Researchers find new biomarker for fatal prostate cancer

February 26, 2009

Researchers from Wake Forest University School of Medicine, Winston-Salem, NC, and the University of Wisconsin, Madison, have confirmed their earlier findings that men who have too much calcium in their bloodstream subsequently have an increased risk of fatal prostate cancer, but they have also identified an even more accurate biomarker: high levels of ionized serum calcium.

Researchers from Wake Forest University School of Medicine, Winston-Salem, NC, and the University of Wisconsin, Madison, have confirmed their earlier findings that men who have too much calcium in their bloodstream subsequently have an increased risk of fatal prostate cancer, but they have also identified an even more accurate biomarker: high levels of ionized serum calcium.

The research was published in Cancer Epidemiology, Biomarkers & Prevention (2009; 18:575-8).

“Scientists have known for many years that most prostate cancers are slow-growing and that many men will die with, rather than of, their prostate cancer,” said senior author Gary G. Schwartz, PhD, of Wake Forest. “The problem is, how can we determine which cancers pose a significant threat to life and need aggressive treatment versus those that, if left alone, are unlikely to threaten the patient’s life? These findings may shed light on that problem.”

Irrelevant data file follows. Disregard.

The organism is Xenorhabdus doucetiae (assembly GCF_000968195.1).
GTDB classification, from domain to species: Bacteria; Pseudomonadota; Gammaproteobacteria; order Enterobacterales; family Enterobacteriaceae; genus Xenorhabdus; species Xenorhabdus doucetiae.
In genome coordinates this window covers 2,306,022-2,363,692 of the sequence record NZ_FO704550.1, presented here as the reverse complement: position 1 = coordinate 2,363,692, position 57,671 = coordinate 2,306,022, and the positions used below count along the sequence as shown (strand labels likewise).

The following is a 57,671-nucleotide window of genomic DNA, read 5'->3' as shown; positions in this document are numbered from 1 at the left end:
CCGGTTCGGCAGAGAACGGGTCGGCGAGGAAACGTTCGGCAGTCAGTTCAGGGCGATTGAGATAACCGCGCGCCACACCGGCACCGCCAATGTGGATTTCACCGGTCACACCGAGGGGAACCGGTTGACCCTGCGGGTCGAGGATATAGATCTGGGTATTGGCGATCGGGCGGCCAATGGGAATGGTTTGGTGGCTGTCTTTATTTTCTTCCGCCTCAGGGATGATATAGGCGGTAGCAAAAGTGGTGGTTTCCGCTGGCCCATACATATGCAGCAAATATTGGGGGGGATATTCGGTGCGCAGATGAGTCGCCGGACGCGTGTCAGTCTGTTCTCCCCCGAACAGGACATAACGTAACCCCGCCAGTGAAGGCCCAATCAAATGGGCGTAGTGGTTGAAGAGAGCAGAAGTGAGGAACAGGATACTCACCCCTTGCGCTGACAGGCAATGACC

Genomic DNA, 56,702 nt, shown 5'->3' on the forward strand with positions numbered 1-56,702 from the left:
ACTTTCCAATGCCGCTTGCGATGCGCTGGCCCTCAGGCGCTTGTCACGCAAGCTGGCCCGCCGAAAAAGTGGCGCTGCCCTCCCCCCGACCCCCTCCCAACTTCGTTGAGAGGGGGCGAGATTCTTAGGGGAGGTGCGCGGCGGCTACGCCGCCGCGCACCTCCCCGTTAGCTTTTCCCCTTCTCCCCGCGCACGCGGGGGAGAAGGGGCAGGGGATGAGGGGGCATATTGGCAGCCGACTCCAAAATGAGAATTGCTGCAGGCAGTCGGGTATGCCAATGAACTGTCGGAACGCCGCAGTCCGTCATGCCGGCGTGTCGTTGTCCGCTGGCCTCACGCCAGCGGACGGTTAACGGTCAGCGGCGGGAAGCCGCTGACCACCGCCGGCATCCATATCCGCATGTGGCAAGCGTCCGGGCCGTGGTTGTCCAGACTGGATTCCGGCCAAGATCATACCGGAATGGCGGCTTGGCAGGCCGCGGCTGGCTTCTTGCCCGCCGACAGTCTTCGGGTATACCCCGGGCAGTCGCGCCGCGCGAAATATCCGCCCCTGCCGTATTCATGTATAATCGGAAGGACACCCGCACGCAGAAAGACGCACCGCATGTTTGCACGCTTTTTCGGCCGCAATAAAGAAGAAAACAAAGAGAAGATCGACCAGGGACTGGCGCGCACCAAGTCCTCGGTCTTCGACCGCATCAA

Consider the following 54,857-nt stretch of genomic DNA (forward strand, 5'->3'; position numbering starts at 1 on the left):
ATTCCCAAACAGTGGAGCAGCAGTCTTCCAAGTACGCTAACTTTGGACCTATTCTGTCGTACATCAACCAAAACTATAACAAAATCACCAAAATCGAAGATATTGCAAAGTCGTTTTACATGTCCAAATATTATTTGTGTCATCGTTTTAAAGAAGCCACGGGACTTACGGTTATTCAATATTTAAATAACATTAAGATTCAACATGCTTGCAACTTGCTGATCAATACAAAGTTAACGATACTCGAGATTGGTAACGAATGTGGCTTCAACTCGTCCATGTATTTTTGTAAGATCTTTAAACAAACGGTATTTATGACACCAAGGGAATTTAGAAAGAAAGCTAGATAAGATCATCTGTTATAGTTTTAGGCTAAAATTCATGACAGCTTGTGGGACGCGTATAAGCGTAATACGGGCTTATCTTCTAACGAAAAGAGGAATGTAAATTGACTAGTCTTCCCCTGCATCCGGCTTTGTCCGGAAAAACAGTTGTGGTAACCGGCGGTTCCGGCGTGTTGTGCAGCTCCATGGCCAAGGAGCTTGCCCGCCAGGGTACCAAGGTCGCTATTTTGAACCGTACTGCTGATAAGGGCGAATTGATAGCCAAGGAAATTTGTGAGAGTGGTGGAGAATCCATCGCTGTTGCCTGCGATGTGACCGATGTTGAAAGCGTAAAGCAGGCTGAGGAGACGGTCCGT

The team found that men in the highest third of ionized serum calcium levels are three times more likely to die of prostate cancer than are those with the least amount. They also confirmed a previous finding of a doubling of risk for fatal prostate cancer among men whose level of total serum calcium falls in the highest third of the total serum calcium distribution.

“These new findings, if confirmed, suggest that men in the lower end of the normal distribution of ionized serum calcium are three times less likely than men in the upper distribution to develop fatal disease,” Dr. Schwartz said. “These men may choose to delay treatment or perhaps defer it altogether. It also suggests that medicine may be able to help in lowering the risk of fatal prostate cancer by reducing serum calcium levels.”